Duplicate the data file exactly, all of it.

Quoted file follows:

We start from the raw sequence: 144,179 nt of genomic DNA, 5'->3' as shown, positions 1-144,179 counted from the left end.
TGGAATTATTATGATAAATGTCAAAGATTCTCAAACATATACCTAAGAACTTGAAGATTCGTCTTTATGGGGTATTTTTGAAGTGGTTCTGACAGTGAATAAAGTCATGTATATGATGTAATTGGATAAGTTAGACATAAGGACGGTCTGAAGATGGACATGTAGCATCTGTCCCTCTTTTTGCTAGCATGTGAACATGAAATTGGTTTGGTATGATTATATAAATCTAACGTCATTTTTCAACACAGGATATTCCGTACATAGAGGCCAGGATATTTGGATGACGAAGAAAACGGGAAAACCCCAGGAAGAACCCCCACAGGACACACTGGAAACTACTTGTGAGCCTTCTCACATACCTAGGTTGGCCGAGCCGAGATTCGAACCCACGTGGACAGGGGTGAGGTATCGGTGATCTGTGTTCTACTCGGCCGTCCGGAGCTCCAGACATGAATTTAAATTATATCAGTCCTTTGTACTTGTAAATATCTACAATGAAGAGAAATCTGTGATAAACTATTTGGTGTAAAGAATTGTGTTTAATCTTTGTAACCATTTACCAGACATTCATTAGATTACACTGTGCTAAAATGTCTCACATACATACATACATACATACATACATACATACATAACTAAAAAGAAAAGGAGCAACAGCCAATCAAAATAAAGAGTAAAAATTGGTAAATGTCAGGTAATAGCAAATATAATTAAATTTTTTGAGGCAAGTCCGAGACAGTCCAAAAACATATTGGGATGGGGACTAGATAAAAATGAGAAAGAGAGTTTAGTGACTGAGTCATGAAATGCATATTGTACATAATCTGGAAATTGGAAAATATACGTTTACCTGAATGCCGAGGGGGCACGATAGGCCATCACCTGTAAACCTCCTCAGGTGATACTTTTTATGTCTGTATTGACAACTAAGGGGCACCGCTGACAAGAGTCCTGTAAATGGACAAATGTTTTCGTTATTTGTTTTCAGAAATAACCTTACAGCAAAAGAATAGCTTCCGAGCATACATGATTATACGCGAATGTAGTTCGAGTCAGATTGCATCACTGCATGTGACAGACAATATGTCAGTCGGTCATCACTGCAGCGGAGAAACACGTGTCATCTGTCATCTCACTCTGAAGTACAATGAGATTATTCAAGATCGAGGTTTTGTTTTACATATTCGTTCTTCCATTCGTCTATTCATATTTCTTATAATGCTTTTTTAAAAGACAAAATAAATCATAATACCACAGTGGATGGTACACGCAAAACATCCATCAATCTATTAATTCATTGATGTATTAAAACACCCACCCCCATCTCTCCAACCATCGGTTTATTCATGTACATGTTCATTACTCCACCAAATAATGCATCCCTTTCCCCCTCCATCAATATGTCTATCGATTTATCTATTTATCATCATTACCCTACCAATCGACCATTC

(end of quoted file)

We start from the raw sequence: 144,179 nt of genomic DNA, 5'->3' as shown, positions 1-144,179 counted from the left end.
TGGAATTATTATGATAAATGTCAAAGATTCTCAAACATATACCTAAGAACTTGAAGATTCGTCTTTATGGGGTATTTTTGAAGTGGTTCTGACAGTGAATAAAGTCATGTATATGATGTAATTGGATAAGTTAGACATAAGGACGGTCTGAAGATGGACATGTAGCATCTGTCCCTCTTTTTGCTAGCATGTGAACATGAAATTGGTTTGGTATGATTATATAAATCTAACGTCATTTTTCAACACAGGATATTCCGTACATAGAGGCCAGGATATTTGGATGACGAAGAAAACGGGAAAACCCCAGGAAGAACCCCCACAGGACACACTGGAAACTACTTGTGAGCCTTCTCACATACCTAGGTTGGCCGAGCCGAGATTCGAACCCACGTGGACAGGGGTGAGGTATCGGTGATCTGTGTTCTACTCGGCCGTCCGGAGCTCCAGACATGAATTTAAATTATATCAGTCCTTTGTACTTGTAAATATCTACAATGAAGAGAAATCTGTGATAAACTATTTGGTGTAAAGAATTGTGTTTAATCTTTGTAACCATTTACCAGACATTCATTAGATTACACTGTGCTAAAATGTCTCACATACATACATACATACATACATACATACATACATAACTAAAAAGAAAAGGAGCAACAGCCAATCAAAATAAAGAGTAAAAATTGGTAAATGTCAGGTAATAGCAAATATAATTAAATTTTTTGAGGCAAGTCCGAGACAGTCCAAAAACATATTGGGATGGGGACTAGATAAAAATGAGAAAGAGAGTTTAGTGACTGAGTCATGAAATGCATATTGTACATAATCTGGAAATTGGAAAATATACGTTTACCTGAATGCCGAGGGGGCACGATAGGCCATCACCTGTAAACCTCCTCAGGTGATACTTTTTATGTCTGTATTGACAACTAAGGGGCACCGCTGACAAGAGTCCTGTAAATGGACAAATGTTTTCGTTATTTGTTTTCAGAAATAACCTTACAGCAAAAGAATAGCTTCCGAGCATACATGATTATACGCGAATGTAGTTCGAGTCAGATTGCATCACTGCATGTGACAGACAATATGTCAGTCGGTCATCACTGCAGCGGAGAAACACGTGTCATCTGTCATCTCACTCTGAAGTACAATGAGATTATTCAAGATCGAGGTTTTGTTTTACATATTCGTTCTTCCATTCGTCTATTCATATTTCTTATAATGCTTTTTTAAAAGACAAAATAAATCATAATACCACAGTGGATGGTACACGCAAAACATCCATCAATCTATTAATTCATTGATGTATTAAAACACCCACCCCCATCTCTCCAACCATCGGTTTATTCATGTACATGTTCATTACTCCACCAAATAATGCATCCCTTTCCCCCTCCATCAATATGTCTATCGATTTATCTATTTATCATCATTACCCTACCAATCGACCATTC